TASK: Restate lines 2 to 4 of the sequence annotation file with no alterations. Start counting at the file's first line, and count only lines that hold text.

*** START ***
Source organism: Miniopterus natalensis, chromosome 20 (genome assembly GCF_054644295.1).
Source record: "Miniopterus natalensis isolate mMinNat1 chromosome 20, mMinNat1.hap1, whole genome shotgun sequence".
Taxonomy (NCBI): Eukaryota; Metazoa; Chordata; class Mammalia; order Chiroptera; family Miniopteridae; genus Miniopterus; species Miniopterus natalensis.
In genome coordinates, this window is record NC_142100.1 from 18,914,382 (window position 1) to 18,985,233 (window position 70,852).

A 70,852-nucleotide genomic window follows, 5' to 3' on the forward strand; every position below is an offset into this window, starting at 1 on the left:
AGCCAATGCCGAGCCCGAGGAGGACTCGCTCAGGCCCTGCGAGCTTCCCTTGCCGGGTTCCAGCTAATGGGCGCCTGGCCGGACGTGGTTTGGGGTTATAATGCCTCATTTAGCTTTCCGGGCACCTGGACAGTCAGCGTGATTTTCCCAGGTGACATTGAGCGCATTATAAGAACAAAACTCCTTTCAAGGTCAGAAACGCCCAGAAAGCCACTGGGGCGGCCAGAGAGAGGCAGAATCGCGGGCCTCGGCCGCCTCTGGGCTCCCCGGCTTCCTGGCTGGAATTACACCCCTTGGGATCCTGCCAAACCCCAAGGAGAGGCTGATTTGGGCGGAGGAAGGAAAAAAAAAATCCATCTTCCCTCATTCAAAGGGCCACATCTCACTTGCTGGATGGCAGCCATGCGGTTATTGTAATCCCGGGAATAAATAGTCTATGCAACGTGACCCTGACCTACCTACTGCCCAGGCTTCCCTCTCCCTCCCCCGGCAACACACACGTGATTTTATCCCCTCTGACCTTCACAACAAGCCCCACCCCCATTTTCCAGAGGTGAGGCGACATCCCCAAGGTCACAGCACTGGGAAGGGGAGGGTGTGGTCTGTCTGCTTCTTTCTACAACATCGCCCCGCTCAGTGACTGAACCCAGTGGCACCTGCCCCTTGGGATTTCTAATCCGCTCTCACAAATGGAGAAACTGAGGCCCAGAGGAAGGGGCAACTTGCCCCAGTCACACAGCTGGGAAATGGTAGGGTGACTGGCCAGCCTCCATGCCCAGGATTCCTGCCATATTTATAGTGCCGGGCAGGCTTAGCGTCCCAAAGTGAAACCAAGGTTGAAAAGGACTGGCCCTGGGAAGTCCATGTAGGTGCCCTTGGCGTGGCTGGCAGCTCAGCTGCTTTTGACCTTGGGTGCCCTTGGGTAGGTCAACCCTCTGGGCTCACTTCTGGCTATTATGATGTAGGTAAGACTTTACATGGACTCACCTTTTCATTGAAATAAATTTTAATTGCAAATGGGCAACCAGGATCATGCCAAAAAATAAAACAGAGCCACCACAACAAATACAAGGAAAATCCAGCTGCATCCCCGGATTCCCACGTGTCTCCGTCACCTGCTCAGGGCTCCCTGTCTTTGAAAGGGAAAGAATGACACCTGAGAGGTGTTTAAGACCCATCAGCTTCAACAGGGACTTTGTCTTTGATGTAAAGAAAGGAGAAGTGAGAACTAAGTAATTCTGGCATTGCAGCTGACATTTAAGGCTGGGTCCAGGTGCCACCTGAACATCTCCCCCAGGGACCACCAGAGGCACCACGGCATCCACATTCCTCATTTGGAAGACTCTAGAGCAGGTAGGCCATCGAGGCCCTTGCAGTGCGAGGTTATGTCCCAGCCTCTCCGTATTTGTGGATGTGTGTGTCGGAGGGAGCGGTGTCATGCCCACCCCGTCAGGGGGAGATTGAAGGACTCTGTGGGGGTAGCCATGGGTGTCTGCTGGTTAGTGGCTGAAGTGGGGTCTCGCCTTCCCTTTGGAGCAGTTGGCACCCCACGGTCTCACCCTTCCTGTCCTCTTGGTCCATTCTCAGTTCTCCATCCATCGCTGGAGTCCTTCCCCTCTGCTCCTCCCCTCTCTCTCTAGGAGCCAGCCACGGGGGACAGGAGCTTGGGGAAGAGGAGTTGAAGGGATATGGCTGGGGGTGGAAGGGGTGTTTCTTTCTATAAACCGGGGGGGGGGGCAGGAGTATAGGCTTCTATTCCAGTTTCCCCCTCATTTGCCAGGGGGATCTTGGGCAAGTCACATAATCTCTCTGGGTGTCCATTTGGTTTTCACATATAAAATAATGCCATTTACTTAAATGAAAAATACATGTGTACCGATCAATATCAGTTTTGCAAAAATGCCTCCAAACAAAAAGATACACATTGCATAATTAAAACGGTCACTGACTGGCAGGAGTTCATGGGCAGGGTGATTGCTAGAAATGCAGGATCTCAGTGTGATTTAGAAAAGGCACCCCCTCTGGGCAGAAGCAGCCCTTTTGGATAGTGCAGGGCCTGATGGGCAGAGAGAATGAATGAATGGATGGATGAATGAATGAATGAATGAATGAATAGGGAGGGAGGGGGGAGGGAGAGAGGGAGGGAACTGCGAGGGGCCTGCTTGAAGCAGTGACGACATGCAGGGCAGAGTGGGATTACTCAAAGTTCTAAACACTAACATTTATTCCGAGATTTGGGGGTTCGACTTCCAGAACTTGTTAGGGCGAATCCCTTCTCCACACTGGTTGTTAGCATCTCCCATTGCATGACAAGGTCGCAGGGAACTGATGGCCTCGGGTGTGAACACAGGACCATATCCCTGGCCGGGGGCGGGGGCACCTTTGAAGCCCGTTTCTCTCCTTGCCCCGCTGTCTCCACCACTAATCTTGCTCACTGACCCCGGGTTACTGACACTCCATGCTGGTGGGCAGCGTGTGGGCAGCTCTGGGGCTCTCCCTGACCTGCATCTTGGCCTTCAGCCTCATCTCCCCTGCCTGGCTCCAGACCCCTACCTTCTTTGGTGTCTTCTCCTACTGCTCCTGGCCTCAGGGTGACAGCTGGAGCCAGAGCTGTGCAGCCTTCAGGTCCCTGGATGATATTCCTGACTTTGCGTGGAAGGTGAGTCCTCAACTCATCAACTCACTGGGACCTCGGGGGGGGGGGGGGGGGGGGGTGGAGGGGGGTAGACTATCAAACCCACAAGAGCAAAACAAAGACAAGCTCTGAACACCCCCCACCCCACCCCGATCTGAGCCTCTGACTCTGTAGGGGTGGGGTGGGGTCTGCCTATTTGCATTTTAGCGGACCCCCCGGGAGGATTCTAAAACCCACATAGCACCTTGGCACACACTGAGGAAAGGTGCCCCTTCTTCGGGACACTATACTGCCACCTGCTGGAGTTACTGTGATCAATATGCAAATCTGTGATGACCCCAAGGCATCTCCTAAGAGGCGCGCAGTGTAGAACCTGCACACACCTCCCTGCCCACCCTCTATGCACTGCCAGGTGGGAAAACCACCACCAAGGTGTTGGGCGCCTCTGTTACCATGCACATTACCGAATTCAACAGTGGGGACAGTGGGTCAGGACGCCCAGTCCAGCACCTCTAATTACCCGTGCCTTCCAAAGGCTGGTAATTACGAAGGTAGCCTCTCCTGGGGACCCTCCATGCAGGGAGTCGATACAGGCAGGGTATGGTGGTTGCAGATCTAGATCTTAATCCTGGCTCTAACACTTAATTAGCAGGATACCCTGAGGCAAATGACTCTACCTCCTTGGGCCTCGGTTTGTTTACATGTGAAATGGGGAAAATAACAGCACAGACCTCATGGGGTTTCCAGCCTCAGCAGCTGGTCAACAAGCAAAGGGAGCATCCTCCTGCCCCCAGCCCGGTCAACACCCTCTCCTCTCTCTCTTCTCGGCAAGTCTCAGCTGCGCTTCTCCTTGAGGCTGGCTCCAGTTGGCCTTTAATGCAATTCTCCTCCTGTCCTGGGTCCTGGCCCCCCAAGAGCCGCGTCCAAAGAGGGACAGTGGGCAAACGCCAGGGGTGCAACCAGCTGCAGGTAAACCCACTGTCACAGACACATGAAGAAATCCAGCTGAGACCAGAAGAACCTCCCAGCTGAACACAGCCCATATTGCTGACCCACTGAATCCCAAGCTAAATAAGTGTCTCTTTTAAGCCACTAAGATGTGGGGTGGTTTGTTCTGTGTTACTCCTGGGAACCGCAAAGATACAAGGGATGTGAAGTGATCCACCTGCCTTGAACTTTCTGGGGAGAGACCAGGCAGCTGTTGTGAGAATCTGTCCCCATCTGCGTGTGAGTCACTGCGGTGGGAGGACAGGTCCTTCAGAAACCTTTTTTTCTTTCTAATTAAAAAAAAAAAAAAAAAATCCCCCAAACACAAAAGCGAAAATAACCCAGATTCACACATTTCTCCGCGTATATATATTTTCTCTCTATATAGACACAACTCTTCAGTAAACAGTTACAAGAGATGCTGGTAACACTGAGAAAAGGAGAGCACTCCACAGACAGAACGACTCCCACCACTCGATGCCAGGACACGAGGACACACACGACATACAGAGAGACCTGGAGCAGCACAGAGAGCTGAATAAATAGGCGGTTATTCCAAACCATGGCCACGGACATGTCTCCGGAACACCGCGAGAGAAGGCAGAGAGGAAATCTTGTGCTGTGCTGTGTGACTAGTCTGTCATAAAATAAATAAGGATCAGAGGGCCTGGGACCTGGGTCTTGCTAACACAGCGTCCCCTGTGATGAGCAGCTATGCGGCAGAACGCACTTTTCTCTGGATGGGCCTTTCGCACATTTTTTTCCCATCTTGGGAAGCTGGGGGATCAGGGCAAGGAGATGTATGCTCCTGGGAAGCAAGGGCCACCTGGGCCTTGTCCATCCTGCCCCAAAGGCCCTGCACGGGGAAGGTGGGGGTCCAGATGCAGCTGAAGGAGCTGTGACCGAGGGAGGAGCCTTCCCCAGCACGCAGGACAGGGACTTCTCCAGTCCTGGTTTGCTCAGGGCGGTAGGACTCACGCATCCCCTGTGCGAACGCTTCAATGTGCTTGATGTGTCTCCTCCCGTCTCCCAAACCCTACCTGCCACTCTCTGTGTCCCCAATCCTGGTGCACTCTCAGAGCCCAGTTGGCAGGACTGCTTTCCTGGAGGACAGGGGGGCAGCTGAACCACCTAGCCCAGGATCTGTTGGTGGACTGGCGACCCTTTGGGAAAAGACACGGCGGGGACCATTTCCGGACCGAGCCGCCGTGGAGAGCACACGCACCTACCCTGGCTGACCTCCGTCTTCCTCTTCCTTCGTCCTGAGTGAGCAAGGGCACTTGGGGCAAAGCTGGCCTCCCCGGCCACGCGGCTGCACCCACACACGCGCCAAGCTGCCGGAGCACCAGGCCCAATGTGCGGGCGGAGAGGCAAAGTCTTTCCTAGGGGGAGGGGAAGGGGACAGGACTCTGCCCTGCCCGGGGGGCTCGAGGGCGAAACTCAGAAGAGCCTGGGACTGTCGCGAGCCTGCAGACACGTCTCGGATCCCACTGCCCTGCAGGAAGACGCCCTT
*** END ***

Source record: "Miniopterus natalensis isolate mMinNat1 chromosome 20, mMinNat1.hap1, whole genome shotgun sequence".
Taxonomy (NCBI): Eukaryota; Metazoa; Chordata; class Mammalia; order Chiroptera; family Miniopteridae; genus Miniopterus; species Miniopterus natalensis.
In genome coordinates, this window is record NC_142100.1 from 18,914,382 (window position 1) to 18,985,233 (window position 70,852).